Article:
If you’re wondering what to memorize for the MCAT, you’re in the right place.
See, not only have many of my memory students passed the Medical College Admissions Test.
They’ve also become highly qualified medical professionals.
There are two reasons why:
- They mastered the MCAT memorization list
- They mastered medical mnemonics overall
So if you want to become a top-level medical student and enjoy greater success in your career, let’s get started.
Things to Memorize for the MCAT
“Zillions of facts!”
That’s what one of my desperate students bemoaned when he told me about his issues with the MCAT.
Let me be blunt:
This kind of exaggeration is not useful. It overwhelms students who are otherwise very capable of success.
If you find yourself struggling with such unhelpful thoughts, I suggest giving my TEDx Talk a watch. It’s all about eliminating the kinds of thoughts that hold you back from rushing through the MCAT.
What the MCAT Test Covers
The MCAT involves four sections:
- Biological Foundations of Living Systems
- Chemical and Physical Foundations of Living Systems
- Psychological, Social and Biological Foundations of Behavior
- Critical Analysis and Reasoning Skills
Combined, you’re looking at 230 questions.
That’s hardly “zillions of facts.”
And it’s all very doable as many of these Magnetic Memory Method students have found.
What to Memorize for the MCAT
Within the exam itself, you will be responsible for names.
For example, you might need to give the name of the physiologist who discovered that all animals are made from cells, otherwise known as Cell Theory.
Memory skills in these areas will enable you to easily and strategically work your way through these categories:
- Classification systems for the Kingdoms (bacteria, fungi, protista, plantae, animalia)
- Respiration and excretion
- The Nervous System
- Growth and development
15 MCAT Mnemonics That Work
Let’s briefly look at what the word “mnemonics” means.
It’s an umbrella term used to indicate any activity or device that helps improve learning and recall.
This means that mnemonics can include:
- Anki (digital flashcards)
- Memory Palace
- Method of Loci
- Journey Method
- Story and linking methods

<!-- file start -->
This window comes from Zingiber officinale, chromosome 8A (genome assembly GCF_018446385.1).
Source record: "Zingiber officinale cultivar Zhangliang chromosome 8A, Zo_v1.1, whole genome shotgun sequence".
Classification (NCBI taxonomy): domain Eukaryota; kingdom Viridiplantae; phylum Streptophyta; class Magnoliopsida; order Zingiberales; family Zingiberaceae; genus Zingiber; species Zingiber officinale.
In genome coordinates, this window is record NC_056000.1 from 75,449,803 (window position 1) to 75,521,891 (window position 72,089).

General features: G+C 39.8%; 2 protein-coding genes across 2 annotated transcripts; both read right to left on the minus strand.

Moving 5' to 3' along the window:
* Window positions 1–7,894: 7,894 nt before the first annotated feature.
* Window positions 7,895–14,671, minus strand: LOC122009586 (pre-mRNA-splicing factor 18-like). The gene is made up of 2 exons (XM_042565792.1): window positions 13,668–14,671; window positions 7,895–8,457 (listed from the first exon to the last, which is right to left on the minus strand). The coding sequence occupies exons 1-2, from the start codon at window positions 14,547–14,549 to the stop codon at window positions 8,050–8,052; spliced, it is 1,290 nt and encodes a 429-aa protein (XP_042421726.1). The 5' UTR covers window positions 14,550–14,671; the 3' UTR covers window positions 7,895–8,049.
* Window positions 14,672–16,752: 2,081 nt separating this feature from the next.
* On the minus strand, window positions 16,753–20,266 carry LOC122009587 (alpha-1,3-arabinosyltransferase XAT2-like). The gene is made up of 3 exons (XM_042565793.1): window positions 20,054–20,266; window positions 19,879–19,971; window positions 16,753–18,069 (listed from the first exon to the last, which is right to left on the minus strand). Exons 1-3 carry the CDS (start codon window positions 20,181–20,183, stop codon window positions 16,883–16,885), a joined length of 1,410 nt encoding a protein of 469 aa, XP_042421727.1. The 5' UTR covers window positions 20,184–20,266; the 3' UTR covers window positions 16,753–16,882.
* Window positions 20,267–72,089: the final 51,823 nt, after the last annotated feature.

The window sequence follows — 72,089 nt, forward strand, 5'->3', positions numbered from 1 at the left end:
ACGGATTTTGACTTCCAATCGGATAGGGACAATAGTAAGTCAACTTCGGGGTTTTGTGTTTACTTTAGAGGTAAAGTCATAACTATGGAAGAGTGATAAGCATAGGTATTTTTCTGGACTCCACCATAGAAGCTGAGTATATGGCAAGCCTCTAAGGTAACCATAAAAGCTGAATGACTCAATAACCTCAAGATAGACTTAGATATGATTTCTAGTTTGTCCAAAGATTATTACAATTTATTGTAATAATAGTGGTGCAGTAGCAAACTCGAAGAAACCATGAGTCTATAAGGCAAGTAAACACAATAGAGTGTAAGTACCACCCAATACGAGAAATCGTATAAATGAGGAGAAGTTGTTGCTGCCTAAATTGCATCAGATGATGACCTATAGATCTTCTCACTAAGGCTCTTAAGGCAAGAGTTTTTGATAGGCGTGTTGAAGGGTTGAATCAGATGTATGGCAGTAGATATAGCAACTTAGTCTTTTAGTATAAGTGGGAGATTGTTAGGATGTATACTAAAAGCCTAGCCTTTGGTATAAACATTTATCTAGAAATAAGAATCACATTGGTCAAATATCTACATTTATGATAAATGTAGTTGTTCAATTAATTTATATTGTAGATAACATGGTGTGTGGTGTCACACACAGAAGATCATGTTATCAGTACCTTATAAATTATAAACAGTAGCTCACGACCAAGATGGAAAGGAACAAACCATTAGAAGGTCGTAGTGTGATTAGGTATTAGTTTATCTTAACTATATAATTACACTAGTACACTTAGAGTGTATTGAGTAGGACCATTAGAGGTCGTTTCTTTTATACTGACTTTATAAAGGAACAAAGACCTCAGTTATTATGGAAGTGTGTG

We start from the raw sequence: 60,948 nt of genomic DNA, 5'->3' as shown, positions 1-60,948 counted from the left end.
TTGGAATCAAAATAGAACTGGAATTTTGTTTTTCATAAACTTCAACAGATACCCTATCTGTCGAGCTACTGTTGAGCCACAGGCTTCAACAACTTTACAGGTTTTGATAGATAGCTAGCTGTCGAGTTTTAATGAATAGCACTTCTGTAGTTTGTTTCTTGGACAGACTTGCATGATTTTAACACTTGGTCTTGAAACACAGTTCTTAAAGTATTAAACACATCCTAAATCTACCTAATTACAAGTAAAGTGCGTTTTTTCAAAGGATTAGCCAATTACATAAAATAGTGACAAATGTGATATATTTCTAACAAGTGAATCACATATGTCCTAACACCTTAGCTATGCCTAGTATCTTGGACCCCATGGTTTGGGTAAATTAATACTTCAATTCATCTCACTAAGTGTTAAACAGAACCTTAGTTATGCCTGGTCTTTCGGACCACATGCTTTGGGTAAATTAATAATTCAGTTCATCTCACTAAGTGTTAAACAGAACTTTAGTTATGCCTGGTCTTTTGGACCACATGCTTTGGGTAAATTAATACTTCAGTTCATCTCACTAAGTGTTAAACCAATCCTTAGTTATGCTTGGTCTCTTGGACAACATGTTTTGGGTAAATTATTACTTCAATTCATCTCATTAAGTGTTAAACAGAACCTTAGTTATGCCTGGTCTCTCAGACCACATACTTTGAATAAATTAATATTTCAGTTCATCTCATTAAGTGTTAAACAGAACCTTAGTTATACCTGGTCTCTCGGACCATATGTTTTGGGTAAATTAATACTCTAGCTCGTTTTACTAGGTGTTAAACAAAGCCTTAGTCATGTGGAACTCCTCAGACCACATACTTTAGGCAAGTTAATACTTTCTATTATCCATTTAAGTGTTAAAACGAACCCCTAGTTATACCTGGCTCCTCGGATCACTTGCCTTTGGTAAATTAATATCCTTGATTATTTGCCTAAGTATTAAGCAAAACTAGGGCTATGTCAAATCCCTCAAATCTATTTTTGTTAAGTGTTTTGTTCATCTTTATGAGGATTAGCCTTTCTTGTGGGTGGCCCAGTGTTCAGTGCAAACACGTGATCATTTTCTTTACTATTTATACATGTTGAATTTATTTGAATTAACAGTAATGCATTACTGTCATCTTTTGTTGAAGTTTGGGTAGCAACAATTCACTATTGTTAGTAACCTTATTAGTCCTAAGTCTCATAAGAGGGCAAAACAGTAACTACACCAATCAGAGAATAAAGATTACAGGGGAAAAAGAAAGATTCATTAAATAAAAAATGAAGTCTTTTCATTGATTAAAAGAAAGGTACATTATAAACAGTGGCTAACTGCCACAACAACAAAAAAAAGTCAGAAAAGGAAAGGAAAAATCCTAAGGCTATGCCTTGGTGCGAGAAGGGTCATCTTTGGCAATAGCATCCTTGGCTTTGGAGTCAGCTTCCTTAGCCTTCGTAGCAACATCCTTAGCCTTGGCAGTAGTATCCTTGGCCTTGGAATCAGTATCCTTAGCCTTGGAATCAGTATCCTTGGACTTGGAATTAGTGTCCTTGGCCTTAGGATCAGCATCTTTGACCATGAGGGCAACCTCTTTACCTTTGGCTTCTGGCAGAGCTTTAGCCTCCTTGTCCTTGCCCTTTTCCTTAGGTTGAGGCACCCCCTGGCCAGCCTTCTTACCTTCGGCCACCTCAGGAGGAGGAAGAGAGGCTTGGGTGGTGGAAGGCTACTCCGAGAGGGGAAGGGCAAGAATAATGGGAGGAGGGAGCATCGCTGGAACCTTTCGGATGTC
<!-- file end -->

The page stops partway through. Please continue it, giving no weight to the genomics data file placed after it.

- Roman Room Method
- Pegword Method
- Memory Spaces
- Mnemonic Images
- Mind mapping
- Number rhymes
- Spaced repetition
There’s a lot of overlap between some of these memory techniques. For example, the Memory Palace technique is kind of like having flashcards in your mind. Except instead of using cards or digital spaced repetition software, the reps are taking place solely in your mind.
If you have any doubt that these techniques work, check out how these med students succeeded when using proper spaced repetition.
It gets even better, but we’ll look at more scientific proof after we examine a technique you might be using for the MCAT that isn’t serving you very well.
The Weakest MCAT Mnemonics
Although all of the above work, acronyms are the weakest.
For example, the so called flat peg mnemonic for:
Growth Hormone –>
Can this mnemonic approach work?
But let’s look at a better way.
The Memory Palace Technique for Medical Terminology
The problem with acronyms is that you have to remember the acronym on top of the specific information to which it refers.
A much better way is to maximize how your memory already easily remembers information. To do this, start with space itself.
Let me ask you a question:
The last time you moved, did it involve a lot of hard work to remember the location of your bedroom in the house or apartment?
Probably not. And that’s because your memory encodes the location on autopilot.
When studying for the MCAT, using a Memory Palace will be your superpower.
How do I know?
Check out this study of using spatial mnemonics like the Memory Palace for medical terminology.
As Dr. Reser and I discussed, the Aboriginal techniques used in the study are very close to the Memory Palace technique.
Indeed, as Tyson Yunkaporta who confirmed when I asked about his work on the study, the approaches are virtually identical.
And the best part is that if you use all of the mnemonic strategies I’ve shared above, you’ll be able to get the best of both worlds.
Example of the Memory Palace for the MCAT
To get started, select a room you know well.
Taking something like the flat peg mnemonic, you would distribute the information throughout this room by placing it on or near walls, corners and furniture.
To make the information memorable, you just need to create simple associations.
Using the pegword method, you will have an image for each letter of the alphabet. This means that the FSH part of the flat peg mnemonic can readily become much more memorable.
Let me give you an example:
Instead of trying to remember FSH, you can use images like a frog, snake and hat.
By quickly creating a story about these objects, you’ll remember this target information much easier.
Then, you can move to another part of the room and layer on more images.
Finally, using a special process called Recall Rehearsal, you can rapidly usher the information into long term memory.
No doubt, this process can seem complex if you’re new to it. But it can be learned quickly. And it’s simple and fun once you’re set up.
If you’re interested in learning more about these techniques for beginners with a few advanced principles thrown in, check out my FREE Memory Improvement Kit:
It will show you how to create well-formed Memory Palace Networks that scale so you can easily remember everything related to the MCAT.